Last week I came across a few great classic book list videos on YouTube and it inspired me to start a list of 35 must read classic books.
I’ve only read about half of these books myself and the other half I plan on reading.
The reason I chose these particular books is either because:
a) I have read them and loved them
b) they are such iconic books I feel like they should be read by everyone
I easily could have made this list double the length but I wanted to keep it to a number that wouldn’t feel overwhelming to people, 35 seemed like a pretty good number. If you need some ideas on how to make more time in your life for reading I’ve got a post with ten tips for you.
I started a local classics book club a year and a half ago and it has helped me check a few classics off of my list but I hope to make 2019 the year of the classics for me. My personal list of classics I want to read is much longer than this but these are the ones I want to start with.
I am tempted to create some type of classics reading challenge for 2019, maybe one book a month or so, if you would be interested, let me know!
While I could do an entire list on classic children’s literature (possibly my favorite type of classics) I decided to not do that here, but there were a few that I needed to include in this list.
If you were to create a list of must read classic books which books would make your list?
CHILDREN’S CLASSIC LITERATURE
This one is my all time favorite, along with the 1995 movie (NOT the Shirley Temple one).
Alone in a new country, wealthy Sara Crewe tries to settle in and make friends at boarding school. But when she learns that she’ll never see her beloved father gain, her life is turned upside down. Transformed from princess to pauper, she must swap dancing lessons and luxury for hard work and a room in the attic. Will she find that kindness and generosity are all the riches she truly needs?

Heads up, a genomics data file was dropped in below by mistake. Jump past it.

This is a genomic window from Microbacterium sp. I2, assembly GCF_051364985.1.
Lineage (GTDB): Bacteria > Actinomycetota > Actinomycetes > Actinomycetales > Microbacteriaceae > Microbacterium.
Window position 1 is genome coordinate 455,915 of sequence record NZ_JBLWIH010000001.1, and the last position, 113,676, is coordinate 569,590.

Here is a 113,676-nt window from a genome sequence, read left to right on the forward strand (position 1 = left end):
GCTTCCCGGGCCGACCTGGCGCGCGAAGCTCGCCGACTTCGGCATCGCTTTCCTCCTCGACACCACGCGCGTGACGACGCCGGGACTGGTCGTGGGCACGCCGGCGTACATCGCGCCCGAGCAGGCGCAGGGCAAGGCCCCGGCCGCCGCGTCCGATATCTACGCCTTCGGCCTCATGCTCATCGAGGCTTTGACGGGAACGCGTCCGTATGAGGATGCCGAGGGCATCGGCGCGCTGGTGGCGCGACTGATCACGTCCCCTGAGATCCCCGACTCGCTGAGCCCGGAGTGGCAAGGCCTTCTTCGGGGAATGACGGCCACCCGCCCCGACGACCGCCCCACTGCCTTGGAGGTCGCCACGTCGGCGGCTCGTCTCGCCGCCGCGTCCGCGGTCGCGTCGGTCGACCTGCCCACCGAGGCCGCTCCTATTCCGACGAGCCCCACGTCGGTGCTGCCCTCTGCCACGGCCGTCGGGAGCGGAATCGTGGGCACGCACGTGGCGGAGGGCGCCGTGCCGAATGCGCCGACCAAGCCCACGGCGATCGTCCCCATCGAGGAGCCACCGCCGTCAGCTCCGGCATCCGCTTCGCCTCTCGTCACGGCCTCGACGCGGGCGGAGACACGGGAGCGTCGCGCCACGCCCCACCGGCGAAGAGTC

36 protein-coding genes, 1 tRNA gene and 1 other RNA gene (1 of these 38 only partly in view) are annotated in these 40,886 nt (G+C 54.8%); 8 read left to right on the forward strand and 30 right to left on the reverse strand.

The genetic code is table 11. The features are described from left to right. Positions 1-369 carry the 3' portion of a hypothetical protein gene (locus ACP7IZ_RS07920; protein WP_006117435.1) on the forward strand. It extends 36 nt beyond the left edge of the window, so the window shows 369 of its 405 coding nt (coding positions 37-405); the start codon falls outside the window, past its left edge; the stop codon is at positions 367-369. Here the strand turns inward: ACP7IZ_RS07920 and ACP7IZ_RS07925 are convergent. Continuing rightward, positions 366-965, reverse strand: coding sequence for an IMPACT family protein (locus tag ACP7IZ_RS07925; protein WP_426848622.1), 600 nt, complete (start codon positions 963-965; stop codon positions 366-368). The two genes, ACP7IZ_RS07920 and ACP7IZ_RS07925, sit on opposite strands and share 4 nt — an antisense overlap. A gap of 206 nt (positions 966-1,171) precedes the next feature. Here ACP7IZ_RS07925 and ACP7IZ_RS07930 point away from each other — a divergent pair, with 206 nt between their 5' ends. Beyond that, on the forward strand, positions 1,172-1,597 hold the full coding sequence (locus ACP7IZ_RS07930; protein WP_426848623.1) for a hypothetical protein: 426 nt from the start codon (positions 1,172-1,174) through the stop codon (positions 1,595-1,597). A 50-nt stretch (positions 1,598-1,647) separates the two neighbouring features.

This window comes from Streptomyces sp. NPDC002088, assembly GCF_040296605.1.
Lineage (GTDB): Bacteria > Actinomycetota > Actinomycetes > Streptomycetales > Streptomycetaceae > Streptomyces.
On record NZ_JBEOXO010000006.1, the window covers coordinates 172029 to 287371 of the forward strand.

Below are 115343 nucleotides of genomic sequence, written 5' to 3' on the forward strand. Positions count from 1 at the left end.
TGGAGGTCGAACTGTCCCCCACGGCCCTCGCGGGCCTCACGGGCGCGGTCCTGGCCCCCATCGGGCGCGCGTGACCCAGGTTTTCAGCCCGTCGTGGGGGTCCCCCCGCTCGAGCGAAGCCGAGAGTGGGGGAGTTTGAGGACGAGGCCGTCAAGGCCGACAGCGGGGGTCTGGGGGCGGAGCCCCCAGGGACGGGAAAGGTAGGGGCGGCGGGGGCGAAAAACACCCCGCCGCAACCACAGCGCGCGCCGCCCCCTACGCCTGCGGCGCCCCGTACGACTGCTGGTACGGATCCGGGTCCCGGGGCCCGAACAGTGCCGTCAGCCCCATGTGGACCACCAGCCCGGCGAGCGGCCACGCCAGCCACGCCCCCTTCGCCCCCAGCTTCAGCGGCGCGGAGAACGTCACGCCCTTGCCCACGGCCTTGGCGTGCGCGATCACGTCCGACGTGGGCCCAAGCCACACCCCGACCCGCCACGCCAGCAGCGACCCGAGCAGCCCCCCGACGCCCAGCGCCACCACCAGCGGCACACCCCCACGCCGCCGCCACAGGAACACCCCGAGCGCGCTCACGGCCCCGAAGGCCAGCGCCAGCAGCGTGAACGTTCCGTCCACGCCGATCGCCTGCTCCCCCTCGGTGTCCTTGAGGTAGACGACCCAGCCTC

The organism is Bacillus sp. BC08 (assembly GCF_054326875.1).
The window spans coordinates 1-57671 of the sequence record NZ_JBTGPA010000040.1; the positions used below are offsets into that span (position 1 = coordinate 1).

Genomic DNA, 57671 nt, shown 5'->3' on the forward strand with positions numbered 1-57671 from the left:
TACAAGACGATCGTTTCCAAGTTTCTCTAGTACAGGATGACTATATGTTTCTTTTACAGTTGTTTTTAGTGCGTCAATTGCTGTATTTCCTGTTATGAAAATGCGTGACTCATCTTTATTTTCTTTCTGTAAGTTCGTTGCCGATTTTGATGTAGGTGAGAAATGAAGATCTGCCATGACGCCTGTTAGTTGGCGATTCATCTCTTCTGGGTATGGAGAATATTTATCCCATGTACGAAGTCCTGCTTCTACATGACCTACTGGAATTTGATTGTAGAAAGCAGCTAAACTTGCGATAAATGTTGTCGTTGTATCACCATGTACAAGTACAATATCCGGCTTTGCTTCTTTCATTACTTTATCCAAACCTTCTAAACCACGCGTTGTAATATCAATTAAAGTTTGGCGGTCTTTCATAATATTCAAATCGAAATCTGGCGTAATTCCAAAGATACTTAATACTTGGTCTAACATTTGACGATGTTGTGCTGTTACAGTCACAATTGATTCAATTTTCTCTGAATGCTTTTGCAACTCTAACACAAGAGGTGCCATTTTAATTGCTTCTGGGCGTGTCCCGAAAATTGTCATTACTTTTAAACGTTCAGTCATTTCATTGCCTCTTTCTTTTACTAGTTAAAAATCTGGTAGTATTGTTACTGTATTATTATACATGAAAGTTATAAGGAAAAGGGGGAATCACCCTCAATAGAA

When orphaned Mary Lennox comes to live at her uncle’s great house on the Yorkshire Moors, she finds it full of secrets. The mansion has nearly one hundred rooms, and her uncle keeps himself locked up. And at night, she hears the sound of crying down one of the long corridors.
The gardens surrounding the large property are Mary’s only escape. Then, Mary discovers a secret garden, surrounded by walls and locked with a missing key. With the help of two unexpected companions, Mary discovers a way in—and becomes determined to bring the garden back to life.
No story is more beloved by children and grown-ups alike than this wise, enchanting fable. The author reminisces about a day when his plane was forced down in the Sahara, a thousand miles from help. There he encountered a most extraordinary small-person. “If you please,” said the stranger, “draw me a sheep. ” And thus begins the remarkable story of the Little Prince, whose strange history he learned, bit by bit, in the days that followed.
The haunting story centers on twelve-year-old Jonas, who lives in a seemingly ideal, if colorless, world of conformity and contentment. Not until he is given his life assignment as the Receiver of Memory does he begin to understand the dark, complex secrets behind his fragile community.
At the age of five, little orphan Heidi is sent to live with her grandfather in the Alps. Everyone in the village is afraid of him, but Heidi is fascinated by his long beard and bushy grey eyebrows. She loves her life in the mountains, playing in the sunshine and growing up amongst the goats and birds. But one terrible day, Heidi is collected by her aunt and is made to live with a new family in town. Heidi can’t bear to be away from her grandfather; can she find a way back up the mountain, where she belongs?
Whether forming a pirate gang to search for buried treasure or spending a quiet time at home, sharing his medicine with Aunt Polly’s cat, the irrepressible Tom Sawyer evokes the world of boyhood in nineteenth century rural America. In this classic story, Mark Twain re-created a long-ago world of freshly whitewashed fences and Sunday school picnics into which sordid characters and violent incidents sometimes intruded. The tale powerfully appeals to both adult and young imaginations. Readers explore this memorable setting with a slyly humorous born storyteller as their guide.
Tom and Huck Finn conceal themselves in the town cemetery, where they witness a grave robbery and a murder. Later, the boys, feeling unappreciated, hide out on a forested island while the townspeople conduct a frantic search and finally mourn them as dead. The friends triumphantly return to town to attend their own funeral, in time for a dramatic trial for the graveyard murder. A three-day ordeal ensues when Tom and his sweetheart, Becky Thatcher, lose their way in the very cave that conceals the murderer.